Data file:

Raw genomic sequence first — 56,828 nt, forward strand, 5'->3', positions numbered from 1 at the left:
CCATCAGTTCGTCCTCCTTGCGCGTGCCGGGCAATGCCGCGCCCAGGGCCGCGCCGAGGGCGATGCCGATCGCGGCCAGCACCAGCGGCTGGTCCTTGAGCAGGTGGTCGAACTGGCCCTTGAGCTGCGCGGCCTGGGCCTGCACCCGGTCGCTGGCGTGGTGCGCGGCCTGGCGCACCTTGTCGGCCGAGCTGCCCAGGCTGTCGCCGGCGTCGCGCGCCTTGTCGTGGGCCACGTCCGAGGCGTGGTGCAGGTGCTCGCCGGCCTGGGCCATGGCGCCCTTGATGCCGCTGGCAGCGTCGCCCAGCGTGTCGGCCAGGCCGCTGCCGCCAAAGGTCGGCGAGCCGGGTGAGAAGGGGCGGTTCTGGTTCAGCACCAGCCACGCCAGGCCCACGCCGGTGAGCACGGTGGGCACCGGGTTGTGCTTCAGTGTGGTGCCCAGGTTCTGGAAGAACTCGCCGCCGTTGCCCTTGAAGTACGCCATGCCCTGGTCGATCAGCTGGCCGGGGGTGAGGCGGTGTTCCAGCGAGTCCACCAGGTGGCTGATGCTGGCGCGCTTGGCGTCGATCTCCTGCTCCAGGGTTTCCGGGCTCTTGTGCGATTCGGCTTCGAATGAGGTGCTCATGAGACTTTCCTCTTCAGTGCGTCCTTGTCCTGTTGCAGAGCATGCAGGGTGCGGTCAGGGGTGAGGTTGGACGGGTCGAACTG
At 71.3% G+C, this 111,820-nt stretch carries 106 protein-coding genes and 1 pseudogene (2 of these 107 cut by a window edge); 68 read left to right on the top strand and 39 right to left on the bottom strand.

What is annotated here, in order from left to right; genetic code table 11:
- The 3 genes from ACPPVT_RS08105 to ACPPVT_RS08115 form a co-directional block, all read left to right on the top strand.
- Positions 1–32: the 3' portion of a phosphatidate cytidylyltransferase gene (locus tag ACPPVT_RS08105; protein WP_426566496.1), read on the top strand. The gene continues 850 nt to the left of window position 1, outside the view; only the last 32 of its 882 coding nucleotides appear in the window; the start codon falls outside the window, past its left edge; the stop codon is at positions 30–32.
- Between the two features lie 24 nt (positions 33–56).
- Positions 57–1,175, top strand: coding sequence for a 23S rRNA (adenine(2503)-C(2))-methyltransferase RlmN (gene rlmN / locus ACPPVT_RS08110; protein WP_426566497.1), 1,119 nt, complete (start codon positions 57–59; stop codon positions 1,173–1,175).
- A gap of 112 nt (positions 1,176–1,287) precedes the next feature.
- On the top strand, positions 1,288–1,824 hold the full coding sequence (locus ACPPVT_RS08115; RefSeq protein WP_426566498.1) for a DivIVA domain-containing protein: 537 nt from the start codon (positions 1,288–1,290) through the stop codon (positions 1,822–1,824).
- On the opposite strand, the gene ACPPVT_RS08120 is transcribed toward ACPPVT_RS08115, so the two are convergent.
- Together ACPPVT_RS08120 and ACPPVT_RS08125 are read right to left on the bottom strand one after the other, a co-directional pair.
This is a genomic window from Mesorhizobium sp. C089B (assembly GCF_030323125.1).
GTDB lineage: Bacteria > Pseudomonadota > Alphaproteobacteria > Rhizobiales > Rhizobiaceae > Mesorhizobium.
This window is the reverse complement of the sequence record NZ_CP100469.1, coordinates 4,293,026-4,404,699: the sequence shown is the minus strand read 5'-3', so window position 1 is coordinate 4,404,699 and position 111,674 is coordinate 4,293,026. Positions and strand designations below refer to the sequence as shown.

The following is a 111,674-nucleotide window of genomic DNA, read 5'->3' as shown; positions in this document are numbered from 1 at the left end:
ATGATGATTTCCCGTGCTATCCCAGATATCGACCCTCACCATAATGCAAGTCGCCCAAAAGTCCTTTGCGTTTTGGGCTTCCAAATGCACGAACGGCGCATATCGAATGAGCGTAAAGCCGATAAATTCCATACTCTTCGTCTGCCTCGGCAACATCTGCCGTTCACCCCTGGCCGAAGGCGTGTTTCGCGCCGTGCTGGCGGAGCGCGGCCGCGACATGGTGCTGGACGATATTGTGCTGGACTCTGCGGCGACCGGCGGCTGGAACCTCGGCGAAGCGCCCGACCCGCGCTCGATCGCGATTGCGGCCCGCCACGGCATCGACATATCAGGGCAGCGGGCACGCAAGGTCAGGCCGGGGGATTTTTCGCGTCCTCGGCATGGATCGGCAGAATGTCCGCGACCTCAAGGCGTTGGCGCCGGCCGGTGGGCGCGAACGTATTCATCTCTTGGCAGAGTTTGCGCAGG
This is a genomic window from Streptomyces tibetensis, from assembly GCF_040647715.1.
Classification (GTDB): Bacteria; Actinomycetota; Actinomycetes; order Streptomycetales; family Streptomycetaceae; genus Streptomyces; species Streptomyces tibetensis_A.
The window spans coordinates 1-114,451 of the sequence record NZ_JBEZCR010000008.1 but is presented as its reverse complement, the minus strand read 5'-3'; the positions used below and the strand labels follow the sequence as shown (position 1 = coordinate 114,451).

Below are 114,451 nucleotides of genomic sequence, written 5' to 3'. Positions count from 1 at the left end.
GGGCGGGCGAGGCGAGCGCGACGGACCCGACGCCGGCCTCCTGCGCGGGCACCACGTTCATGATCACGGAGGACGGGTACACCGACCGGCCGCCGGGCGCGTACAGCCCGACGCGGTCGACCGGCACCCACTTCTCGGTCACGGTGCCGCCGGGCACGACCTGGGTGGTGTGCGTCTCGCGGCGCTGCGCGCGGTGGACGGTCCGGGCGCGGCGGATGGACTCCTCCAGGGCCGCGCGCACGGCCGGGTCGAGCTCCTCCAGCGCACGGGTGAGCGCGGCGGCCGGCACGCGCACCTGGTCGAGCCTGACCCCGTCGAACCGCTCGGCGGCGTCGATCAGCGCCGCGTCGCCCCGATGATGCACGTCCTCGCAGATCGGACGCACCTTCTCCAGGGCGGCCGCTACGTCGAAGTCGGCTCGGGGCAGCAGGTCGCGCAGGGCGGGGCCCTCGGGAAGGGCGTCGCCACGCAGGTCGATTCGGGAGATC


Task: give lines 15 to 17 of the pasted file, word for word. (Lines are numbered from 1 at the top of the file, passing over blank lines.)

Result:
This window is the reverse complement of the sequence record NZ_CP100469.1, coordinates 4,293,026-4,404,699: the sequence shown is the minus strand read 5'-3', so window position 1 is coordinate 4,404,699 and position 111,674 is coordinate 4,293,026. Positions and strand designations below refer to the sequence as shown.

The following is a 111,674-nucleotide window of genomic DNA, read 5'->3' as shown; positions in this document are numbered from 1 at the left end:
ATGATGATTTCCCGTGCTATCCCAGATATCGACCCTCACCATAATGCAAGTCGCCCAAAAGTCCTTTGCGTTTTGGGCTTCCAAATGCACGAACGGCGCATATCGAATGAGCGTAAAGCCGATAAATTCCATACTCTTCGTCTGCCTCGGCAACATCTGCCGTTCACCCCTGGCCGAAGGCGTGTTTCGCGCCGTGCTGGCGGAGCGCGGCCGCGACATGGTGCTGGACGATATTGTGCTGGACTCTGCGGCGACCGGCGGCTGGAACCTCGGCGAAGCGCCCGACCCGCGCTCGATCGCGATTGCGGCCCGCCACGGCATCGACATATCAGGGCAGCGGGCACGCAAGGTCAGGCCGGGGGATTTTTCGCGTCCTCGGCATGGATCGGCAGAATGTCCGCGACCTCAAGGCGTTGGCGCCGGCCGGTGGGCGCGAACGTATTCATCTCTTGGCAGAGTTTGCGCAGG